It was a bit of a weird game for Bryn Forbes, as he was 4-for-7 on three-pointers but 0-for-6 on two-pointers. He hit a few difficult threes but couldn’t finish his drives at all. Defensively, he was as underwhelming as we’ve come to expect, although give him credit for not picking up a personal foul. But it would have been helpful if he did any work on the boards — even if it were to just box out.
Slowly but surely, Trey Lyles seems to be emerging. While he had a few mistakes on offense, fumbled away a few opportunities and had a couple of bad fouls, Lyles also did quite a bit of good. His rebounding, particularly offensively, was really good. When he was in the game, the Spurs actually looked competent on the glass. Lyles hit two more three-pointers, including a clutch one with two minutes remaining to pull the Spurs within two points. All in all, he’s playing an alert brand of basketball that has to be winning him points with the coaches.
There wasn’t too much to be excited with regarding Derrick White’s play. On offense, he authored a couple nice passes and hit a three-pointer. On defense, he was going for a lot of blocks and got two of them. But outside of those highlights, it was a lot of middling possessions. White’s actual man-to-man defense was unimpressive. On the other end, he never appeared fully confident and wasn’t finishing off his forays to the rim.
Rudy Gay is playing hard, let’s applaud him for that. Offensively, I thought he was out of control at times but his final shooting percentages are nothing to be mad about. He could have passed the ball more but he was making the Magic account for him at all times. Defensively, he was trying out there but the results were lacking. Most notably, the Spurs really struggled to rebound when he was on the court. This was one of the games where he looked undersized for the power forward position — something that doesn’t happen too often these days in this miniaturizing NBA.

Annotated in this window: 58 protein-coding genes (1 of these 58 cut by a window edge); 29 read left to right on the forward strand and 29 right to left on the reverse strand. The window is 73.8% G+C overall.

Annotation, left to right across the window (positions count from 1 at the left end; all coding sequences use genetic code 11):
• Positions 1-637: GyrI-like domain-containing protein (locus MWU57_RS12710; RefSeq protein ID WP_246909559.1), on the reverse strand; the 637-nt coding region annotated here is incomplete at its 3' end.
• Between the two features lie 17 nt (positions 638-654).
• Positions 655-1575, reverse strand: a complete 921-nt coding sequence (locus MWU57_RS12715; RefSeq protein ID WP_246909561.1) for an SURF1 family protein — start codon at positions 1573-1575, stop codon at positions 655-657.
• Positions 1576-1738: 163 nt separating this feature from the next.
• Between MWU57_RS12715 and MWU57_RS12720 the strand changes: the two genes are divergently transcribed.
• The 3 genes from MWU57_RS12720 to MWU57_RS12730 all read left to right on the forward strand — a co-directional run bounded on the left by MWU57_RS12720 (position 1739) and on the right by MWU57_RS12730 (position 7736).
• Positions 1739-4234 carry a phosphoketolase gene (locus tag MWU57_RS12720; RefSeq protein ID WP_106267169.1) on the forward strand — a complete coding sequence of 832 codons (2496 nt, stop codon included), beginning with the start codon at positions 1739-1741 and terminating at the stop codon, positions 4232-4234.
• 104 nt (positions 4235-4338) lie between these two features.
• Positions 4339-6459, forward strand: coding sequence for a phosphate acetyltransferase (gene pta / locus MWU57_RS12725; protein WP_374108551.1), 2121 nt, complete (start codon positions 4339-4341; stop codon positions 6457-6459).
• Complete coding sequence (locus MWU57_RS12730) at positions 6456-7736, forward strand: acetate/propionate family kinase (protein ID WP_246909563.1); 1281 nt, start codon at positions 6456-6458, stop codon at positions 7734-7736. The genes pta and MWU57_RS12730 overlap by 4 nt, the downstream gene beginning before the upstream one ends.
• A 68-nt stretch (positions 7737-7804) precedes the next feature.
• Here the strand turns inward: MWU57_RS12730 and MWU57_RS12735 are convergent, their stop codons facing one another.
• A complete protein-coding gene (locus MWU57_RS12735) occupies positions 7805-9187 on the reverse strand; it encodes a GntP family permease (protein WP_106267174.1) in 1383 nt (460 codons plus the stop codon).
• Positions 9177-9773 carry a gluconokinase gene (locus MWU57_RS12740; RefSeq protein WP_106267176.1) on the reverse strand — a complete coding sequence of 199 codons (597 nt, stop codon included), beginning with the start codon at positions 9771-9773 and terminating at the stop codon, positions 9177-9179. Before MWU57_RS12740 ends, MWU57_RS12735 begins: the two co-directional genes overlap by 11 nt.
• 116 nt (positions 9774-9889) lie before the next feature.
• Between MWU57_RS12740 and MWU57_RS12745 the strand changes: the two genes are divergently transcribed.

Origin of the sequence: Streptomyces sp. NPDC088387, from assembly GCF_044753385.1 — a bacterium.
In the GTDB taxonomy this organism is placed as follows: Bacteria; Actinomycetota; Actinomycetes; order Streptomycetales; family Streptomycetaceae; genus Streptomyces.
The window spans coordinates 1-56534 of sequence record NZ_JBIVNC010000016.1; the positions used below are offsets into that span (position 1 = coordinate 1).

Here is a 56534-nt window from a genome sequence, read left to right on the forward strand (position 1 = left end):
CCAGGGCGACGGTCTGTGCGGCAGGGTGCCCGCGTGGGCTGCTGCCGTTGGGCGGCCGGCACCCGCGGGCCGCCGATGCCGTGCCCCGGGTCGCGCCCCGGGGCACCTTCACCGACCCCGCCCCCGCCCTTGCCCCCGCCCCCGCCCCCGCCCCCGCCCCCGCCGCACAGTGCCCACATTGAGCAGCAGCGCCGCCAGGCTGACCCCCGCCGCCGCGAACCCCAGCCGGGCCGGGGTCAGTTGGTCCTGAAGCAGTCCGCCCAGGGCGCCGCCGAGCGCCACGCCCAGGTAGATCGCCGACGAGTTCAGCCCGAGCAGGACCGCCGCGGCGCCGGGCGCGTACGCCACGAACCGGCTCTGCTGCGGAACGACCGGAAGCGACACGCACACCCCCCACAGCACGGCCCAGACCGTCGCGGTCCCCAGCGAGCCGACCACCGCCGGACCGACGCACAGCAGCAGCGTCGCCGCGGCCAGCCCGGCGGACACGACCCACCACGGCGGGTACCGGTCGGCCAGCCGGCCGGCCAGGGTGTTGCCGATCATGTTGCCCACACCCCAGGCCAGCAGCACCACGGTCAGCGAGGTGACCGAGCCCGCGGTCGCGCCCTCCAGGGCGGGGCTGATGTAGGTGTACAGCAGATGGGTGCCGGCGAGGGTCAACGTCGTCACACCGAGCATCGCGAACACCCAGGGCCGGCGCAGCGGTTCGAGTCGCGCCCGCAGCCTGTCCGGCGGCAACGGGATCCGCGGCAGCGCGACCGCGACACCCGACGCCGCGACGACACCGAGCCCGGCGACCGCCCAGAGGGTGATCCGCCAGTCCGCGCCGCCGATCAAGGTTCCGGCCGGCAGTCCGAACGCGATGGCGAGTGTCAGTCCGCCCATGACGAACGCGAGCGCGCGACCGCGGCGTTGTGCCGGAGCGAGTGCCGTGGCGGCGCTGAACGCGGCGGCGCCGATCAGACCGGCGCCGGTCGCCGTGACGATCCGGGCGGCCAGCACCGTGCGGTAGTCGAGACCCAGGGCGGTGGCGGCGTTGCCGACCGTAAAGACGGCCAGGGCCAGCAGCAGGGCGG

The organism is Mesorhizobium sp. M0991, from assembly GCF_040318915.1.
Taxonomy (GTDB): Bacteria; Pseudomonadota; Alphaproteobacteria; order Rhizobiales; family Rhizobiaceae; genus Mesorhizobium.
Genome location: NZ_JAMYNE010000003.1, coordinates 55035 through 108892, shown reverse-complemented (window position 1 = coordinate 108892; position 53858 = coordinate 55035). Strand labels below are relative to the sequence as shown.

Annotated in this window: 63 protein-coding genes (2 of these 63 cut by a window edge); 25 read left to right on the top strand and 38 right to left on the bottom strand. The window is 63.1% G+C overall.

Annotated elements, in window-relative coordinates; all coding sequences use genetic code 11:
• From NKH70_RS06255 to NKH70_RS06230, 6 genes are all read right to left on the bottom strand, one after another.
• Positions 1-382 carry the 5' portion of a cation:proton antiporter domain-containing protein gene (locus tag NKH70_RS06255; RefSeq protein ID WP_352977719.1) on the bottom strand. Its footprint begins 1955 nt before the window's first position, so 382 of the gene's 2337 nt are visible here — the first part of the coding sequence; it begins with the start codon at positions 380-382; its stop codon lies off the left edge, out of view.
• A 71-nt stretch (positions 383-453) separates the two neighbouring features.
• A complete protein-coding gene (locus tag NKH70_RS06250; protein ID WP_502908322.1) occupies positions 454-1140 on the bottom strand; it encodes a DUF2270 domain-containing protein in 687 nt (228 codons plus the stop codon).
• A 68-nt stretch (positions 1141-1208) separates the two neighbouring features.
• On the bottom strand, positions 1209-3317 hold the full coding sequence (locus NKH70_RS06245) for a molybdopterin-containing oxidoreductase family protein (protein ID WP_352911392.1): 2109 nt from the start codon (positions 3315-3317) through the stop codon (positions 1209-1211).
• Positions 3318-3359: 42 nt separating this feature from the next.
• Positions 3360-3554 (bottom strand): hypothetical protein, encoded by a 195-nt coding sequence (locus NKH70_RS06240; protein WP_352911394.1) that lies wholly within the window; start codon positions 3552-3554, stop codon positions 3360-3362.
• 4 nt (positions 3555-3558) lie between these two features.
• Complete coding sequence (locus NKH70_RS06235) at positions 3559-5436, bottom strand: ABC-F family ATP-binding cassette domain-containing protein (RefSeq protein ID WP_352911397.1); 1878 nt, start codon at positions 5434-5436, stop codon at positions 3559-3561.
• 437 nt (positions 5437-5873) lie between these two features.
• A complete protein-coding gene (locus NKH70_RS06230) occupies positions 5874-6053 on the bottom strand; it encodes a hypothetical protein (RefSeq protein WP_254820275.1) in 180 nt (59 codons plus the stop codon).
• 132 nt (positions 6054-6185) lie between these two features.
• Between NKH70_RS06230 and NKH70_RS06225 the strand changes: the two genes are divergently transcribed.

Patty Mills was the yin to Forbes’ yang, as he hit only 1-of-3 threes but was able to make 5-of-6 from two-point range. Orlando paid close attention to him yet Mills still found ways to score off the bench. He was aggressive but still took smart shots. Defensively, I can’t complain. He got after it on the perimeter and tallied three steals in his 19 minutes. Mills’ energy was infectious at times and it’s clear he’s trying to motivate his teammates out of the current doldrums.
Hey, a sign of life from Jakob Poeltl. The Austrian’s nine points ties a season-high as he had his awkwardly timed (and thus hard to block) shots going in the paint. On top of that, he made smart passes, ran the court well and was super active with his hands and feet on the defensive end. I would have graded Poeltl even higher but he had an unmistakable flaw: defensive rebounding. He wasn’t boxing out well and wasn’t grabbing contested boards either, which made it hard for the Spurs to keep the Magic off the glass.
Marco Belinelli didn’t exactly go off but this has to at least be considered an average game for him. On defense, he was in the right position more often than not and was one of the few Spurs who remembered to try to grab defensive rebounds. In fact, it was probably his most complete defensive game of the season, although that’s obviously not saying much at all. On offense, he missed open shots — including from the line — but his shot-selection was fine.
I don’t have an issue with the starting lineup but Pop needs to let the bench play longer stretches when they have it going. DeRozan, for example, isn’t needed for 37 minutes. He’s not enough of a true difference-maker to play him much more than 30-32 minutes right now. And while I would like seeing Pop extend the bench in times like this game, that doesn’t mean use Mills at point guard. That has to be Murray or White — period. The play-calling down the stretch left much to be desired but the Spurs had this game won if they cleaned up things in just a couple of areas.
Next Up for the Spurs
The Spurs travel from Orlando to San Antonio to play the Portland Trail Blazers on Saturday night. Dejounte Murray will sit out the back-to-back so it’s going to take a real effort to stop this losing streak from reaching five games.